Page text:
Saturday , 16 December 2017
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Co-Teaching – Partnering for Progress

co-teaching_classroomThe terms co-teaching and inclusion are often used synonymously, but in fact their meanings are not the same.  Co-teaching occurs when two qualified teachers (often a regular education teacher and a special education teacher) share in the delivery of the lesson and in overseeing practice.  With co-teaching also comes common planning.  The teachers must plan together in order for co-teaching to be an effective instructional technique and for students to get the most out of the lesson.  The regular education teacher is most often the content expert, and the special education teacher is the strategy expert.  When both work together, the benefits that all students in the classroom are afforded are endless.

Inclusion refers to students with and without disabilities being served or taught in the same setting or regular education classroom.  Individuals also refer to inclusion as a regular education teacher and a special education teacher being in the same classroom.  Inclusion is only effective if it is coupled with co-teaching.

About Heather Mullins

Heather Mullins is the Chief Academic Officer in Newton-Conover City Schools. She is a North Carolina Teaching Fellow who spent 12 years as a high school English Teacher. She received her B.S.Ed. in Secondary English Education from Western Carolina University. Heather completed her National Board Certification in Adolescent Young Adult English Language Arts in 2002. She holds an M.Ed. in Academically and Intellectually Gifted from UNC-Charlotte. Heather has served as a Curriculum Specialist in Hickory City Schools, an adjunct professor at Lenoir-Rhyne University, and a Professional Development Consultant for the North Carolina Department of Public Instruction. She completed her Ed.D. in Educational Leadership through Western Carolina University. Heather is one of the co-founders of #NCed Chat, North Carolina’s first Twitter chat for teachers. She is passionate about innovative practices, instructional technology, student ownership of learning, and supporting teachers. Heather serves on the advisory board for the North Carolina Digital Learning Plan, North Carolina School for the Deaf and Catawba Science Center. She is a recipient of the 2015 NCMLE Central Office Administrator to Watch Award. She also received the 2016 Don Chalker Award for Excellence in Educational Leadership. Heather is the proud mother of one son, Jackson.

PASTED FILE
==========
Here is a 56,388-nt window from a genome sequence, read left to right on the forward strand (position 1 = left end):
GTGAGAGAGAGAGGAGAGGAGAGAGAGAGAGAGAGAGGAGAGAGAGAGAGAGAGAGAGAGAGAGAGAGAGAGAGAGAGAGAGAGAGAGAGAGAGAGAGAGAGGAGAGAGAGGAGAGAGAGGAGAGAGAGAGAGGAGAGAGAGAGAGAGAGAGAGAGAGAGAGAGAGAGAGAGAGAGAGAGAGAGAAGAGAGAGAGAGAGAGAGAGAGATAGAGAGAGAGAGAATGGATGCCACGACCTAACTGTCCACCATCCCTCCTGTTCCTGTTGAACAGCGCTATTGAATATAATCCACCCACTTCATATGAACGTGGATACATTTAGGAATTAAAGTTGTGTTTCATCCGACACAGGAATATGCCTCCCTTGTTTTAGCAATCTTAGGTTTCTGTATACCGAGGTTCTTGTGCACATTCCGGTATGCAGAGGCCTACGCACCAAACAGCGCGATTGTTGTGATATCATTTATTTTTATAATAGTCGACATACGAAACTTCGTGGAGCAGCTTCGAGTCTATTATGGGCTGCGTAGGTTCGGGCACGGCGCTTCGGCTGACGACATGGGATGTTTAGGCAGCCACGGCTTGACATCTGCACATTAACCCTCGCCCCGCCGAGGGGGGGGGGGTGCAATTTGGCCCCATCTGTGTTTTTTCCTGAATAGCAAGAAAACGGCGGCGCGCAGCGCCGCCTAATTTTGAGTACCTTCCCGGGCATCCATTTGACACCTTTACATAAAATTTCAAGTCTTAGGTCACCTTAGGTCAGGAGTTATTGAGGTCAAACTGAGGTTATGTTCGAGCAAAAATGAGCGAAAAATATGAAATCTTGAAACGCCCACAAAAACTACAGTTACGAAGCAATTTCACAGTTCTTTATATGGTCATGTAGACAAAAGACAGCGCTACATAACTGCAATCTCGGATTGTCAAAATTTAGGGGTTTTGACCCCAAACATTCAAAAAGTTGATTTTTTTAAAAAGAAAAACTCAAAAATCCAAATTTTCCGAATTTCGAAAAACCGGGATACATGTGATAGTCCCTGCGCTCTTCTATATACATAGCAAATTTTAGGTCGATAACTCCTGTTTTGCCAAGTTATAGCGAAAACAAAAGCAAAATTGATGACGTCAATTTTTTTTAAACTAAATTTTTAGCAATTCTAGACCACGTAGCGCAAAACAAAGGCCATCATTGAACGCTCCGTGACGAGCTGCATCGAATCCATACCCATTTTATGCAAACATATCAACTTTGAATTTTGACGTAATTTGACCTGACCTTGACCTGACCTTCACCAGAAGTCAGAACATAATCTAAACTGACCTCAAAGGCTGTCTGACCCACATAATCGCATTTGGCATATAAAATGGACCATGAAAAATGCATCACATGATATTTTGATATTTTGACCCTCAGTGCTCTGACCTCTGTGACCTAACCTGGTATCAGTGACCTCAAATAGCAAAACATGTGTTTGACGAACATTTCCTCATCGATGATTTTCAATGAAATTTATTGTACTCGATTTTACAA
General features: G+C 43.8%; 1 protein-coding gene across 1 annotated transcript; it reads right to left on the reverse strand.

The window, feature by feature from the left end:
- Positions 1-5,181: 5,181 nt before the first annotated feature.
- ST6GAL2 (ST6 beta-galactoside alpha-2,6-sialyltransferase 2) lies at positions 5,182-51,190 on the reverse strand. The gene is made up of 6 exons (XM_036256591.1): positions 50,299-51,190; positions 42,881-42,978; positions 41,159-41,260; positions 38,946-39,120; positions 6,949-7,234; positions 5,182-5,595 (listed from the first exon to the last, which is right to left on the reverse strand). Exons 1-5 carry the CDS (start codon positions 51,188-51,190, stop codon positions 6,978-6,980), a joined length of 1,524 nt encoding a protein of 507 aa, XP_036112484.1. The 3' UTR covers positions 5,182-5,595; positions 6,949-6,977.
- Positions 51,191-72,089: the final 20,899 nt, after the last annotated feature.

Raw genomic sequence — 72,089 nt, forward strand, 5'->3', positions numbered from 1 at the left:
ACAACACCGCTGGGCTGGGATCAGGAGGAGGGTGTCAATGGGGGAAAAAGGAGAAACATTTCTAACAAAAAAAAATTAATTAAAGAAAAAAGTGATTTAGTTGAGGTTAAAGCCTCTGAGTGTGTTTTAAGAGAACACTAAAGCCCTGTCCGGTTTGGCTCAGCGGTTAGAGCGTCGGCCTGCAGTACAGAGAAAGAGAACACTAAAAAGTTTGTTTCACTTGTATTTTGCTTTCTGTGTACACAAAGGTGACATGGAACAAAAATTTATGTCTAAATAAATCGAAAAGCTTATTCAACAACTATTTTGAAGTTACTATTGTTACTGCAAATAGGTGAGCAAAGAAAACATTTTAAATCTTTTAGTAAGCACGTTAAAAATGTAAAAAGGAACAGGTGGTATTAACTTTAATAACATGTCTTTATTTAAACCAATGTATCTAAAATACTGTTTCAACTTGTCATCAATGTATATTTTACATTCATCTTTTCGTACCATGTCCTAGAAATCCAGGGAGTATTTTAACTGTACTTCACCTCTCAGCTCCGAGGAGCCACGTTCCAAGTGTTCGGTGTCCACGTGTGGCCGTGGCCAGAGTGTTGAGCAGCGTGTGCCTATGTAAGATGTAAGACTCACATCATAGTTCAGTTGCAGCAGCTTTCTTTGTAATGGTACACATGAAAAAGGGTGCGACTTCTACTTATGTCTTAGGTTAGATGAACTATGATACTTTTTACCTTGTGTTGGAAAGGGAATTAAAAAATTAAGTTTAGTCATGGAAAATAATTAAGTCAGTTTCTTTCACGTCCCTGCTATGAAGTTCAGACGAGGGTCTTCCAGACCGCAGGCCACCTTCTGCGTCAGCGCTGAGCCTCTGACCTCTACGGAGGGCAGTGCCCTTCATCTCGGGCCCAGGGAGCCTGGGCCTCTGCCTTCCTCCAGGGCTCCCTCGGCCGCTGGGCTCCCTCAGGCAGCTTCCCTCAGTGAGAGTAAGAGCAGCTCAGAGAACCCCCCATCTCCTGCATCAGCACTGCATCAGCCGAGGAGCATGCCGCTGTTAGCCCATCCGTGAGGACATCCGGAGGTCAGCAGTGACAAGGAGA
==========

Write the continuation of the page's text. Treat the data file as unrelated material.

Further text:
One comment

  1. This is so very true. While the inclusion setting is often the most conducive for exceptional children, the co-teaching aspect is often not present. As a former Special Education teacher, I never felt part of the inclusion classrooms in which I was “the other teacher”. As teachers we are often very protective of our classroom. It’s our little world and to share it with someone, even for one period a day, makes us feel like we have to give away control of our classroom if we take on the simple idea of co-teaching. Co-teaching benefits all students in the classroom whether they have a disability or not. Although I teach science now and do not have to worry about co-teaching, I encourage regular education teachers and special education teachers who work together to collaborate and share the teaching responsibilities. You never know what you can learn from one another.

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